ake it from me, taking advice – although tempting – is usually bad. Don’t believe me? Fine, take it from Karl Lagerfeld then, who once said “I don’t believe in advice at all. I have never learnt from anyone, I have only learnt from my mistakes.”
When you hear even just the set up “take it from me,” be prepared to leave it with whoever is trying to give it because otherwise you are about to take it based on someone else’s experience – someone else’s! I mean, sure, if you have the time to distil that someone else’s complex character into something comparable to yourself – go for it. But I’m telling you, your time is likely better spent gathering info from first-hand experiences and calculating a decision on your own.
I know, I know. For most of you this is unrealistic. Time is of the essence, time is money, time is more important than your first-born’s first steps, tick-tock, blah, blah. I get it. You’ve probably already burned enough precious time deliberating unsuccessfully for yourself. Well, there is a short-cut to good decision-making. And although 9 out of ten imaginary statisticians would deny its imperial existence, it’s more often correct than any advice taken: The gut.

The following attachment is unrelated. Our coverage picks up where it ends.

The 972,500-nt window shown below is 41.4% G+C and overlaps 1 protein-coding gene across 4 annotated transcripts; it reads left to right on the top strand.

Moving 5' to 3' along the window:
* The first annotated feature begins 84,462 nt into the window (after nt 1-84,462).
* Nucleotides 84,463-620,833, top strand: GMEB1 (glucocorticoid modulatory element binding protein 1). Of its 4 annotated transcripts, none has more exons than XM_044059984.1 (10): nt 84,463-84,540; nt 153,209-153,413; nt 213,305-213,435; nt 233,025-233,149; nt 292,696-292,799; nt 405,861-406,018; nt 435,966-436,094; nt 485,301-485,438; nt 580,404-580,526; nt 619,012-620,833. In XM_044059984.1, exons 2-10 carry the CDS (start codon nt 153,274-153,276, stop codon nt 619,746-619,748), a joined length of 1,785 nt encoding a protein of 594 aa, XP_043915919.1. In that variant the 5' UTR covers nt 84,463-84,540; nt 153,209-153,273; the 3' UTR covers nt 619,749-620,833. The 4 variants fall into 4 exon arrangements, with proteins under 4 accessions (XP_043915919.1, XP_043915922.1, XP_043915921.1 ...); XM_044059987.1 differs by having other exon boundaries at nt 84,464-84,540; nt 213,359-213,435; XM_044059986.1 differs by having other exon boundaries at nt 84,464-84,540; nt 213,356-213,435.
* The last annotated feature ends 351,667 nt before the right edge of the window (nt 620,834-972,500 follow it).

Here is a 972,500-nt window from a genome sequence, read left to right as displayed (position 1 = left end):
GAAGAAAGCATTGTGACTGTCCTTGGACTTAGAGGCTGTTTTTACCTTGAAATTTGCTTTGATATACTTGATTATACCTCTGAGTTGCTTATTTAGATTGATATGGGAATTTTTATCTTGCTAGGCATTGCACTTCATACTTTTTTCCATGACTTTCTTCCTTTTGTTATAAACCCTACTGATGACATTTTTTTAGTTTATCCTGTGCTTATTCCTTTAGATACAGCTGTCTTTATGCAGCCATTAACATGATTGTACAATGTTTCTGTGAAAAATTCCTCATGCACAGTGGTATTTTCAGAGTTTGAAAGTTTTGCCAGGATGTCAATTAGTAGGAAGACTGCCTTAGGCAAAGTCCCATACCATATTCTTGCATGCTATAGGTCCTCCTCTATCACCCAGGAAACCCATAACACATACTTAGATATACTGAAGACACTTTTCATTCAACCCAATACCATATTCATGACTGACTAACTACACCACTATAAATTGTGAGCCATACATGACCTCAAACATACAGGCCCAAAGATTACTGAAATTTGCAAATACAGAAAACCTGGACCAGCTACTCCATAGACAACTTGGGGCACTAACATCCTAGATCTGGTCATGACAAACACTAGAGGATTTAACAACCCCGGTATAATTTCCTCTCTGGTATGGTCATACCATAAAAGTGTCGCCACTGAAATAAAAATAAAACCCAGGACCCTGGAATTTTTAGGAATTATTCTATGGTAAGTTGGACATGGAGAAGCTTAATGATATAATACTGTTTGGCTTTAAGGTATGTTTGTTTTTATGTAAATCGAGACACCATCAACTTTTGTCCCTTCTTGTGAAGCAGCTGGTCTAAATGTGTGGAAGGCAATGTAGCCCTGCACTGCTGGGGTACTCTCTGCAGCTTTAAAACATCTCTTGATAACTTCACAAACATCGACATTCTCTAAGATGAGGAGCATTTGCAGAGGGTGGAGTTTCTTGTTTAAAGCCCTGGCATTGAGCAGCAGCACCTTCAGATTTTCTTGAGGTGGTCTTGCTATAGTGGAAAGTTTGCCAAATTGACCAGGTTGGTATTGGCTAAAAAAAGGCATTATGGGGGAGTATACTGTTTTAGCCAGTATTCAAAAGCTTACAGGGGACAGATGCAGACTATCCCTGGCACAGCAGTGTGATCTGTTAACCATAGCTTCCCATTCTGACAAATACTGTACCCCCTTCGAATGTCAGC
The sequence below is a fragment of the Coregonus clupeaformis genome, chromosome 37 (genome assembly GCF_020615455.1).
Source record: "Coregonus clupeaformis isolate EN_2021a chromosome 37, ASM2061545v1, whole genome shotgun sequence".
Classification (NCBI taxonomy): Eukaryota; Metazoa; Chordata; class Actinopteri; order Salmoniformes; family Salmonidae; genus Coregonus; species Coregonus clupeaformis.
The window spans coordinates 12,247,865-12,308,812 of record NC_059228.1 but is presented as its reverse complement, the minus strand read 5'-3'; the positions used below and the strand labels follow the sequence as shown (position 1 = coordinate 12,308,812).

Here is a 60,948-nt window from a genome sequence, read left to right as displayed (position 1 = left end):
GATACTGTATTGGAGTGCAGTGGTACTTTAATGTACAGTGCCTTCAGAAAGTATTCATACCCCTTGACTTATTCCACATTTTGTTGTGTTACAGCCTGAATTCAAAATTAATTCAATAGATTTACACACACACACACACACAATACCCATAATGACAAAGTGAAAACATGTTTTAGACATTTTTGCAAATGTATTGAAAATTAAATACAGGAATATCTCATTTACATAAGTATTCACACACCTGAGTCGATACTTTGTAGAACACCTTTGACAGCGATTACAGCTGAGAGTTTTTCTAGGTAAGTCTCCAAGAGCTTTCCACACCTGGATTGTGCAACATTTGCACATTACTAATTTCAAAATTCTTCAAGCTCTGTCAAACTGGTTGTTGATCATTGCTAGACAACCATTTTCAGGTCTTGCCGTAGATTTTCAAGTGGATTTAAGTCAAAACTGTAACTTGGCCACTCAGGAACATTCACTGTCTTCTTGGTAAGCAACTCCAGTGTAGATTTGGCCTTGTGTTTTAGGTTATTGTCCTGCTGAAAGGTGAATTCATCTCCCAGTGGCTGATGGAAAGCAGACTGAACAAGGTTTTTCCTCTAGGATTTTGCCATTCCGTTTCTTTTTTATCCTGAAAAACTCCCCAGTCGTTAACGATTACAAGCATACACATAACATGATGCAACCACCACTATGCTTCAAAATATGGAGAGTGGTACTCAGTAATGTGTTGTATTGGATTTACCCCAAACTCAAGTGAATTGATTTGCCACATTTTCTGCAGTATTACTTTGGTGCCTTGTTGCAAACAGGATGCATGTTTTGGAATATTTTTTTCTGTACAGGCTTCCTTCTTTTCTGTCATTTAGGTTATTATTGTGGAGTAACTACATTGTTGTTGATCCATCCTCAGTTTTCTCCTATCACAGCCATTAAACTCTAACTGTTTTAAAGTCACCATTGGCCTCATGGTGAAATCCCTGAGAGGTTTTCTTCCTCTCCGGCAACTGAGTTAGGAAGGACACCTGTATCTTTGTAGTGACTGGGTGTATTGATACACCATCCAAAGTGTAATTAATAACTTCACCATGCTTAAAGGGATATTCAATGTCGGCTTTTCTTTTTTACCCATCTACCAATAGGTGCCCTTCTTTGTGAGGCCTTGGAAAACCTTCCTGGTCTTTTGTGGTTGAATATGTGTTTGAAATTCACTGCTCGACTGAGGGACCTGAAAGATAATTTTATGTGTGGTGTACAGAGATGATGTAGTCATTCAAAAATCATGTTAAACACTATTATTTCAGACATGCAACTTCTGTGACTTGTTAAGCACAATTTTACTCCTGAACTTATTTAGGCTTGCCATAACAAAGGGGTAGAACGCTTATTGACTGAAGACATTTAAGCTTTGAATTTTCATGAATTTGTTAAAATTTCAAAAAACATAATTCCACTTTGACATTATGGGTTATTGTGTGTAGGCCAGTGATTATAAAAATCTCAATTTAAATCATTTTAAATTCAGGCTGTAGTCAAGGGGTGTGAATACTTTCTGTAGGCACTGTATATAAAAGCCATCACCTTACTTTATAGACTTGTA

I’m sorry to put your advice-pushers out of business, but if more people just went with their guts on more issues, well, and I’m calling it right now, “regret” would get dropped from Webster’s.
Listen, your gut is not only an instinct (close cousin to “killer,” “mother” and “survival” by the way), your gut is a god. An all-knowing being. Not just another co-worker with a point, or a relative with a scoop, your gut is YOU. Well, part of you. How much more personalized can an advice device get than an organ? People! I’m telling you, go with your gut. How do I know for sure? Karl told me.
Take it or leave it,